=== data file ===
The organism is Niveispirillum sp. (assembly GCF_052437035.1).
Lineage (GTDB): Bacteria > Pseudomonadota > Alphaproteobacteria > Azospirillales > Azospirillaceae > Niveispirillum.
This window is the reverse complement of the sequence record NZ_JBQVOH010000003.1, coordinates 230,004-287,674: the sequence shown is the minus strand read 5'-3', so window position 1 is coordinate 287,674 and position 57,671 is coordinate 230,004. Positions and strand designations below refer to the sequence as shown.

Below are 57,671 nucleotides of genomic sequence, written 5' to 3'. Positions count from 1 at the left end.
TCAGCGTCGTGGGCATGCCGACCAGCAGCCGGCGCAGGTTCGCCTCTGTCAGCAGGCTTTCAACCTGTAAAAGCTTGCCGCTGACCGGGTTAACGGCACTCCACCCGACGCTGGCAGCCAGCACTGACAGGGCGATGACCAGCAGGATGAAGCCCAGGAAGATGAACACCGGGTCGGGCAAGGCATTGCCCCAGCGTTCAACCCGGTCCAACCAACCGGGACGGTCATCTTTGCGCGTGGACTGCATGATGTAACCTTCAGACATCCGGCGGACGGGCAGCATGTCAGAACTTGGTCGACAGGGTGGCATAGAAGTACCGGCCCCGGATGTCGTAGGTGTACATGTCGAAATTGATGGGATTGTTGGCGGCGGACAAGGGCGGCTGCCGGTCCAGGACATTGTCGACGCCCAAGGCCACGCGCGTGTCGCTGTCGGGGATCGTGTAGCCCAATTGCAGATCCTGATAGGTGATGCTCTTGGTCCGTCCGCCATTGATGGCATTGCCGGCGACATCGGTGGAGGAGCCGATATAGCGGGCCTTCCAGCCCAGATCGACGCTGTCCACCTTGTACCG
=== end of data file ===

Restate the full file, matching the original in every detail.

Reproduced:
The organism is Niveispirillum sp. (assembly GCF_052437035.1).
Lineage (GTDB): Bacteria > Pseudomonadota > Alphaproteobacteria > Azospirillales > Azospirillaceae > Niveispirillum.
This window is the reverse complement of the sequence record NZ_JBQVOH010000003.1, coordinates 230,004-287,674: the sequence shown is the minus strand read 5'-3', so window position 1 is coordinate 287,674 and position 57,671 is coordinate 230,004. Positions and strand designations below refer to the sequence as shown.

Below are 57,671 nucleotides of genomic sequence, written 5' to 3'. Positions count from 1 at the left end.
TCAGCGTCGTGGGCATGCCGACCAGCAGCCGGCGCAGGTTCGCCTCTGTCAGCAGGCTTTCAACCTGTAAAAGCTTGCCGCTGACCGGGTTAACGGCACTCCACCCGACGCTGGCAGCCAGCACTGACAGGGCGATGACCAGCAGGATGAAGCCCAGGAAGATGAACACCGGGTCGGGCAAGGCATTGCCCCAGCGTTCAACCCGGTCCAACCAACCGGGACGGTCATCTTTGCGCGTGGACTGCATGATGTAACCTTCAGACATCCGGCGGACGGGCAGCATGTCAGAACTTGGTCGACAGGGTGGCATAGAAGTACCGGCCCCGGATGTCGTAGGTGTACATGTCGAAATTGATGGGATTGTTGGCGGCGGACAAGGGCGGCTGCCGGTCCAGGACATTGTCGACGCCCAAGGCCACGCGCGTGTCGCTGTCGGGGATCGTGTAGCCCAATTGCAGATCCTGATAGGTGATGCTCTTGGTCCGTCCGCCATTGATGGCATTGCCGGCGACATCGGTGGAGGAGCCGATATAGCGGGCCTTCCAGCCCAGATCGACGCTGTCCACCTTGTACCG